First, we're going to have a camera providing a stream of frames, and we're going to use each frame for a Vision request to detect the location and key points of the hands in the frame. DetectHumanHandPoseRequest will be the request we're using. It will return a HumanHandPoseObservation for each hand it finds in the frame. The data we will send to the CoreML Hand Pose Classification model is an MLMultiArray and a property on the HumanHandPoseObservation called the keypointsMultiArray. Our Hand Pose Classifier will then return back to us the top estimated hand action label with its confidence score, which we can then use to determine action within the app. Now that we've gone over the high-level details of the app, let's look at the code. Let's start out by looking at how to use Vision to detect hands in a frame. For what we want to do, we only need one instance of the VNDetectHumanHandPoseRequest, and we only need to detect one hand, so we set the maximumHandCount to one.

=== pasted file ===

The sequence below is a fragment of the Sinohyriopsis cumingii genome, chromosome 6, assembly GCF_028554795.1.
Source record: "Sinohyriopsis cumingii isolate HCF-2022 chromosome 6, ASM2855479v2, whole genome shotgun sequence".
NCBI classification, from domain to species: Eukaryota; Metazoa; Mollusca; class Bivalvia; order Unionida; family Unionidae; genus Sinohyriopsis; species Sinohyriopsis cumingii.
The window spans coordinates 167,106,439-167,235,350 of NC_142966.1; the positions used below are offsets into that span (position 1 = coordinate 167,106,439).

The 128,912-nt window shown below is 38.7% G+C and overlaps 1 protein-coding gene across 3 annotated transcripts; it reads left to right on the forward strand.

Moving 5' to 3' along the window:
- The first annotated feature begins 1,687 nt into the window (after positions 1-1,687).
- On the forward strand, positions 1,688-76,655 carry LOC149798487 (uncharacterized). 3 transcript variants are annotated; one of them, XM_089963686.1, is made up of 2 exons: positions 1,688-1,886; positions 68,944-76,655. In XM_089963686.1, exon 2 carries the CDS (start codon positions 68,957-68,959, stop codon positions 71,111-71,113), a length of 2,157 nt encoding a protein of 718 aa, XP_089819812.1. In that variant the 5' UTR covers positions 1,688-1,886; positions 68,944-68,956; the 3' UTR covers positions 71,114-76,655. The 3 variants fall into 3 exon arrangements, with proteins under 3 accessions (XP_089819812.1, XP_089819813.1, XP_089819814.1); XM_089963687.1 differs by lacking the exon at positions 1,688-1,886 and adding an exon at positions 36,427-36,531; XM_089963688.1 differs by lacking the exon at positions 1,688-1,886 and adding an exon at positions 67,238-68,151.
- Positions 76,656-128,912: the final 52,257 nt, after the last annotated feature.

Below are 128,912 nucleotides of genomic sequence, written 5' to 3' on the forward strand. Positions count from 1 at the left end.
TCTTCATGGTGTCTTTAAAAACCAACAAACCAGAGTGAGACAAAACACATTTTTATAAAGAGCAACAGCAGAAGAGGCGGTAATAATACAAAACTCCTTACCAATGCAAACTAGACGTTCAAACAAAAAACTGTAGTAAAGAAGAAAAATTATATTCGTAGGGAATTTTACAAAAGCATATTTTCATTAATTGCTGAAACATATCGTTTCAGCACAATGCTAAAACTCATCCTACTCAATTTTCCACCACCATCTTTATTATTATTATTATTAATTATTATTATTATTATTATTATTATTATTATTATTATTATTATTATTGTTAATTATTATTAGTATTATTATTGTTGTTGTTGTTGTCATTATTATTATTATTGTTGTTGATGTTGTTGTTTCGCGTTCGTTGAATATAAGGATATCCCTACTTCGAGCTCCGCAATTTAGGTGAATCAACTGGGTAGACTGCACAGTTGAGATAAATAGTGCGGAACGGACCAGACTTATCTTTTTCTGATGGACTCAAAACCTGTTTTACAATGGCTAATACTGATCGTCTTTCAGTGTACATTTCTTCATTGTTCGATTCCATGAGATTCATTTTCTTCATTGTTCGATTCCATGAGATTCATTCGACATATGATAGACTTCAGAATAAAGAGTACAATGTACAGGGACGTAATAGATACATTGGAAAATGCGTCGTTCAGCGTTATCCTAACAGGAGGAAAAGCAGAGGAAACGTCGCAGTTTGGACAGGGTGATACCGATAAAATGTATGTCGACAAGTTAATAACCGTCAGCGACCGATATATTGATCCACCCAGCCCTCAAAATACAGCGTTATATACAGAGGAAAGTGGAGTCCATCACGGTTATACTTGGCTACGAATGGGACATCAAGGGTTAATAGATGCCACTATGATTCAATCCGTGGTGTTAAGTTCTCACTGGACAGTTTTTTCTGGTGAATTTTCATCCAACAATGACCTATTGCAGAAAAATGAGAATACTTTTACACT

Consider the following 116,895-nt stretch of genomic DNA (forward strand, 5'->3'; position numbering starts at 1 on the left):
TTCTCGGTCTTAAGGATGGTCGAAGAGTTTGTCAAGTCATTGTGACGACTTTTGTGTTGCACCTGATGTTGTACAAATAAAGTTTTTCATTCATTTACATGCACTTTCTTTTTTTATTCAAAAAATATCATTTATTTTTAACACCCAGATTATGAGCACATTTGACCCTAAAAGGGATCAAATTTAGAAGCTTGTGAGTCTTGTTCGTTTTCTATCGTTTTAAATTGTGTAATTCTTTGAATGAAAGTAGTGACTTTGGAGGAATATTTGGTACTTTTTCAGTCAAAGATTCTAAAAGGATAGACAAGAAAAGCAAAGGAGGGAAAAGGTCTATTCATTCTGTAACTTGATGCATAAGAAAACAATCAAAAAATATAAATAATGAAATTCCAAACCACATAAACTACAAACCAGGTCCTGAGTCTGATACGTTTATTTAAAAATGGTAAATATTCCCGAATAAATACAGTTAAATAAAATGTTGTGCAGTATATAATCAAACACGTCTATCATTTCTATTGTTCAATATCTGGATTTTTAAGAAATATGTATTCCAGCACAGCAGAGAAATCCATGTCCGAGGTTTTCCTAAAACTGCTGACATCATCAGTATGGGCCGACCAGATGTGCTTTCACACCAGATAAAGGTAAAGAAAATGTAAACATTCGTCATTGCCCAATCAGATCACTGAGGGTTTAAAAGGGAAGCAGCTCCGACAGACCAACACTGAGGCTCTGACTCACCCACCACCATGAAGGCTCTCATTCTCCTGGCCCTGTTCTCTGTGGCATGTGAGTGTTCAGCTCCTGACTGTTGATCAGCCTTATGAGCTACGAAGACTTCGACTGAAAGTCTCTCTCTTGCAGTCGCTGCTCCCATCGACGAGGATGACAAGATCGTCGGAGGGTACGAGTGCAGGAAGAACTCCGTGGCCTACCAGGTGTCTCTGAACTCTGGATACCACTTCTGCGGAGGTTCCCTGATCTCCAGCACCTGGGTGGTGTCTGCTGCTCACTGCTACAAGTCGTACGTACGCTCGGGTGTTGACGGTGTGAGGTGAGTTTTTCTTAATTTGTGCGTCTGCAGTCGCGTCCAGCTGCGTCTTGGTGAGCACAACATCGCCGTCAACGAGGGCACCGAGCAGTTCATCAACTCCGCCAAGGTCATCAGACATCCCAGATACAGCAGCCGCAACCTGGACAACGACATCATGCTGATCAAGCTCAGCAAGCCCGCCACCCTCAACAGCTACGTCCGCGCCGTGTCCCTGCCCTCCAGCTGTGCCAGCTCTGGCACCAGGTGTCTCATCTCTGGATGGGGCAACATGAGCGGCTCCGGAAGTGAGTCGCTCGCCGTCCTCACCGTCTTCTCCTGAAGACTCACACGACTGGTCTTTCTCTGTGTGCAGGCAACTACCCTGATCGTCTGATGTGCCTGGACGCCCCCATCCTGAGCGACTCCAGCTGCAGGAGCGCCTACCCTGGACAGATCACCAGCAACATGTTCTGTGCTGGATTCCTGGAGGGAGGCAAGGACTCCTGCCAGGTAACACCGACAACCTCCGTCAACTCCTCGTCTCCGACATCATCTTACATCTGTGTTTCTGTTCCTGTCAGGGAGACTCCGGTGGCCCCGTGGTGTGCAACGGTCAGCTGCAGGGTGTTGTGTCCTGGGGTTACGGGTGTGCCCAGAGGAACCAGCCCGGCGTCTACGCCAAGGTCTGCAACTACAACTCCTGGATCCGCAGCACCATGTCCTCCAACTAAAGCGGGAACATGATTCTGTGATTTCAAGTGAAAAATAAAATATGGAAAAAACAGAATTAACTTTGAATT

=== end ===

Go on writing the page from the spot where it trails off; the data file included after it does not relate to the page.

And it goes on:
If you set the maximumHandCount, and there's more hands than specified in the frame, the algorithm will detect the most prominent and central hands in the frame instead. The default value for maximumHandCount is two.
We recommend to set the revision here, so you're not surprised by updates to the request later. But if you always want to opt in for the latest algorithm supported by the SDK you're linked against, you don't have to set it. Also, as a note, we will be doing the detection on every frame retrieved by the ARSession via ARKit, but this is only one way to grab frames from a camera feed. You may use whichever method you like. AVCaptureOutput would also be a useful alternative.